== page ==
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The Point of a Literary Journal

by

Alexis E. Santi

 

 

 
     
   

 

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I have just put to bed the last issue of the third volume of Our Stories, it is around 3am in the morning and my new dog (a puppy by the name of Pago) has just puked all over our couch and has been put to bed in his kennel.  The puke is rancid and I am sure it is under my fingernails as I type. I know by the time I finish this essay it will be light out, the morning will dawn on the third year of Our Stories and I will dream of the mistakes in this essay and scattered across another imperfect quest for literary brilliance.  The dog is whining meekly and I am wondering—why do I do this? Why do I bother? And then, finally, what is really bugging me: What’s the point of a literary journal, anyway?  I’ve spent some time thinking about this, maybe too much time.  Here’s what I’ve come up with, friends.
      You begin a literary journal with wild ideas and a few bucks. It is not hard to put together a journal, especially online, with the low cost of websites and ease of web design—throw together a name for your journal and a get an email address and you’re ready to go. You will then need to select some stories to prove you are literary. You might begin by begging your friends to contribute to the first issue and there you have it—the journal is born.  
____It is quite odd, this life of a literary journal; even though you initially had five submissions and accepted 100 percent of said submissions you can suddenly be rejecting 95 percent of these subs in the future. We’ll come back to this point as well.  Writers want their work out there in the world and they should.  Through attention and more hard work you will continue receiving countless submissions. What I have just explained, this short little life at this point is very easy to produce and to sustain with minimum effort and for long as there is work to be received the model continues.  I once saw a literary journal that had on their submission page a toilet, their guidelines extolled below that crapper it was after all a picture of a real toilet with a real turd floating in the basin—and in italics it said before these guidelines: send us your shit.  Indeed.  In addition, there are many journals I have observed whose submission guidelines are–at best–disdainful, arrogant or needlessly hurtful of the very writers whose work they seek to publish.  Easy to produce, easy to sustain and over time the arrogance creeps in or the realization that what it is they do they perhaps are no longer enjoying.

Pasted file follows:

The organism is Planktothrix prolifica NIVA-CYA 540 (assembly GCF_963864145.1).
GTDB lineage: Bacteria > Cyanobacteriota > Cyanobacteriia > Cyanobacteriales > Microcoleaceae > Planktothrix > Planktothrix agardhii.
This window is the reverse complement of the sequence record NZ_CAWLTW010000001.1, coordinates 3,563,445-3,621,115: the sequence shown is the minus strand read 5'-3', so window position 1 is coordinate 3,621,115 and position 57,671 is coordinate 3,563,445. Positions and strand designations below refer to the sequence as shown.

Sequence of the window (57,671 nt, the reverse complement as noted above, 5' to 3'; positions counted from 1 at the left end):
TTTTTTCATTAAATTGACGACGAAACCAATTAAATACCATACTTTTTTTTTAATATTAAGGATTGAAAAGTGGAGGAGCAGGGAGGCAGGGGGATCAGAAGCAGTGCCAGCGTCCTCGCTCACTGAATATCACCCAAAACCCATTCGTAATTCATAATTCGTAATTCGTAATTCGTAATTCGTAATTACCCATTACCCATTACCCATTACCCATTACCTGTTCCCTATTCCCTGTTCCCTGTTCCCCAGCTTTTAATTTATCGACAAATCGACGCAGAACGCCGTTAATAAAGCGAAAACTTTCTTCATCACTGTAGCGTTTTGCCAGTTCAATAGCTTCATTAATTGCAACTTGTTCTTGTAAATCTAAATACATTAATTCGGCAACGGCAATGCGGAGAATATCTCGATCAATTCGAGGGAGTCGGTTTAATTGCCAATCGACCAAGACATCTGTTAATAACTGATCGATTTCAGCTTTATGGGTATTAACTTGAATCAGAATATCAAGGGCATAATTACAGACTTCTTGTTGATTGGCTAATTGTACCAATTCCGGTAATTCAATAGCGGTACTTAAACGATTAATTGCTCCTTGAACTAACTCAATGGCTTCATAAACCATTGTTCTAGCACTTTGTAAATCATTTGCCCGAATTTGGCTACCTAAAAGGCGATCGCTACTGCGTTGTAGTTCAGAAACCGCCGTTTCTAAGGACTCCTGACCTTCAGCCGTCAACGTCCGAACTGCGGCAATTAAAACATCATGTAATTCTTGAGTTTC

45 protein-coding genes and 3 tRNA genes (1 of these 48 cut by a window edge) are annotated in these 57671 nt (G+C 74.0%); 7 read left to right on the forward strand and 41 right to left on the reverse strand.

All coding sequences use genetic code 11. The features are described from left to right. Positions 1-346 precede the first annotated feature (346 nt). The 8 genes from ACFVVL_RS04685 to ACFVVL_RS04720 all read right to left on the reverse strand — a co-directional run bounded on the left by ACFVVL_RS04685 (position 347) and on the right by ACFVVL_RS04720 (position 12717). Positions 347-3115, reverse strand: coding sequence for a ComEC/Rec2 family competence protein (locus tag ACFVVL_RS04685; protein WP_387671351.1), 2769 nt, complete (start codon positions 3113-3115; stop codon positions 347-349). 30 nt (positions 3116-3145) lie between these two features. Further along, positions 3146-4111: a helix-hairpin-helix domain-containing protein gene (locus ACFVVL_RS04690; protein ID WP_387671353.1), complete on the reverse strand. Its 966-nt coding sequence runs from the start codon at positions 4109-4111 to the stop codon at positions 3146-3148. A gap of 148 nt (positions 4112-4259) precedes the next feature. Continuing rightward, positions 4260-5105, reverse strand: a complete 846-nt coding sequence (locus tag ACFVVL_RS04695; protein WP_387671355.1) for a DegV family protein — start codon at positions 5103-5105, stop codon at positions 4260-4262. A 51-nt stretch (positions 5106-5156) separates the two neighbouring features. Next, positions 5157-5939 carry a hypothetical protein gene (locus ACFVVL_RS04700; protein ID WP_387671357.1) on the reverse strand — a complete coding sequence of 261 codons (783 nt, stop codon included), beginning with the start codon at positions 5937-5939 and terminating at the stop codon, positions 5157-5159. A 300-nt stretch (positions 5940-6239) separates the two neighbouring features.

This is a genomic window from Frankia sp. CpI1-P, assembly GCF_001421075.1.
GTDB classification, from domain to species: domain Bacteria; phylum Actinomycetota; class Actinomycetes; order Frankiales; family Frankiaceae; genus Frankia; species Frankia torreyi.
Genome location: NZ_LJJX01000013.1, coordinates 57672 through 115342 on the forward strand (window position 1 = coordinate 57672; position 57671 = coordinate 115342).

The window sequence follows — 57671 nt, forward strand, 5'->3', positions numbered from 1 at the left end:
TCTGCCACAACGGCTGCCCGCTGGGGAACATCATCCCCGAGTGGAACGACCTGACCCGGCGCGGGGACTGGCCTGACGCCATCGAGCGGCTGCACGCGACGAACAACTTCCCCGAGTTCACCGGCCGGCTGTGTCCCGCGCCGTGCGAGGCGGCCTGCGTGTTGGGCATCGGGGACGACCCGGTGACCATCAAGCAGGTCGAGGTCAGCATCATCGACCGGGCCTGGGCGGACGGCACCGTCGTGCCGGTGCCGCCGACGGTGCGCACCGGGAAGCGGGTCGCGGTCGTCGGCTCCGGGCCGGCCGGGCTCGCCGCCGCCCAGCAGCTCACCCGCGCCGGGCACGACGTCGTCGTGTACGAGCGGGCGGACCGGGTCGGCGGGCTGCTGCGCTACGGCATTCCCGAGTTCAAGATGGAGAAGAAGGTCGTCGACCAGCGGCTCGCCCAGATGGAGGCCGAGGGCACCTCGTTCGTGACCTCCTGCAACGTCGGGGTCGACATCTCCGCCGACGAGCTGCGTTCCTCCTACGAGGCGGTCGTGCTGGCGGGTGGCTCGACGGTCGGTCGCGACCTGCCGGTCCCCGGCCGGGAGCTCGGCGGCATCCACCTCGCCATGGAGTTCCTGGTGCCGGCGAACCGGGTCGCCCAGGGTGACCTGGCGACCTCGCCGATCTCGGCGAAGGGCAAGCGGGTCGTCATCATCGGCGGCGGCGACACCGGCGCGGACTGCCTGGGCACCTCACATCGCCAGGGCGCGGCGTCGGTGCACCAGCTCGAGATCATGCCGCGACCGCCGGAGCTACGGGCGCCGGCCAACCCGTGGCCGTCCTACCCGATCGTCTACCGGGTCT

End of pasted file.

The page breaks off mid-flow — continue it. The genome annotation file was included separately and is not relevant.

As time passes the journal makes a name for itself. Their hits go up into the millions, submissions come from all over the world, all begging for attention and you sit up high behind your editorial desk and you reject the great masses of writers. And as your name gets bigger, you may begin to promise your pages to the best of the best, you set aside your pages for the friends of friends in MFA programs, for so-and-so who just won the Anchorage Writer Award, for whatshisface who just got a book deal with Penguin, for Johnny Appleseed who is dating someone on your staff. Soon the mass of submitters (if you play your cards right)—well you can ignore all of them—the slush pile can be used as last resort.  This is the dream, right?  This is the Paris Review, this is the New Yorker, they exist as records of literature that is at its finest not to discover emerging writers.  If you and your editorial board are lucky and you still have some vision as to the crazy notion as to why you founded the journal and if you’re really lucky you may still have your wits about you.  You are proud for what you built but at the same time you’re able to send rejections all the time—every time–without ever considering how very boring that job is. But I ask, but I demand to know, What is the point of all of this? What motivates an editor to sit behind a desk and do nothing more than reject hundreds of manuscripts never caring to utter anything as to why they were rejecting a piece of literature; to never engage, not even for a single moment to raise an eyebrow and say, “Nice try, better luck next time.”
      It appears to me that in the world of the literary journal success is pegged against an ever increasingly finite system of success. The better the journal, the fewer people it publishes. The better the journal, the fewer people it publishes from the slush pile. The better the journal, the better-agented writers it has printed. And so on and so forth till the end game comes when the journal is an all-inclusive back-slapping practice in which the journal becomes little more than a “Who’s Whoever” issue. All the while the journal is cut off and removed from those very writers whose dreams are pegged on achieving a small moment of success in its pages. While at the same time the editors, the work of merely dittoing greatness move finally away from their purposeful selves.  Is there any other field where the customer is ignored this frequently and pervasively and blown off?